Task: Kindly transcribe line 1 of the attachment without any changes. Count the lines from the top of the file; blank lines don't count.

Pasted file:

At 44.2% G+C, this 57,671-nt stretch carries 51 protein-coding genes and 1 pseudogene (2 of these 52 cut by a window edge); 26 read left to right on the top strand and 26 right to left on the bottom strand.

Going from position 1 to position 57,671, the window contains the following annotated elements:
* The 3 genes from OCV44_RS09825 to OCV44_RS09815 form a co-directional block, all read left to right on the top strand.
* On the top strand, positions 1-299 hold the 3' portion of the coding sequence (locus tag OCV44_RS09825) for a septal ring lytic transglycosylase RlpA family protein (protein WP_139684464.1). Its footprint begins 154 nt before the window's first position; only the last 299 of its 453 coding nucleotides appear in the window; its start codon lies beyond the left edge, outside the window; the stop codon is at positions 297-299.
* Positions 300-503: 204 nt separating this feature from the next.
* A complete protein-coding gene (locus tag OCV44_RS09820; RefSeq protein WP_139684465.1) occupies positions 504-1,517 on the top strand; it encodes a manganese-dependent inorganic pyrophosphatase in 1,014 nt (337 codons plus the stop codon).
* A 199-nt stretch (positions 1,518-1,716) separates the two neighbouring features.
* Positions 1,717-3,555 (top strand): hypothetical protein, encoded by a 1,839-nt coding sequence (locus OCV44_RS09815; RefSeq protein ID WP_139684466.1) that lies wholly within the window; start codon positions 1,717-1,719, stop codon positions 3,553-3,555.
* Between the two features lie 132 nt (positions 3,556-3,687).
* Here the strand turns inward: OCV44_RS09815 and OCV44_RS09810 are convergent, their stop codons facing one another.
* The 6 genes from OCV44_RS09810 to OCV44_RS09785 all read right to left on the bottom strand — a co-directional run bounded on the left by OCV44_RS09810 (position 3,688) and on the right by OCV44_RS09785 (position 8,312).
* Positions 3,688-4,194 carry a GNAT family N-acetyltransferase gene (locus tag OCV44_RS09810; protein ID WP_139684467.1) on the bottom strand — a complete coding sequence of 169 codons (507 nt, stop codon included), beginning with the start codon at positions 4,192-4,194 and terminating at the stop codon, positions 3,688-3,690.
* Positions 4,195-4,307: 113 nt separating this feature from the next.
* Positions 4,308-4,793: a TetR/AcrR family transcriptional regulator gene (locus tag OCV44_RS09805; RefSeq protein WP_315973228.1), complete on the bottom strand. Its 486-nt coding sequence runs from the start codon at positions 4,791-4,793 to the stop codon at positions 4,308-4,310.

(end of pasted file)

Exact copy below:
At 44.2% G+C, this 57,671-nt stretch carries 51 protein-coding genes and 1 pseudogene (2 of these 52 cut by a window edge); 26 read left to right on the top strand and 26 right to left on the bottom strand.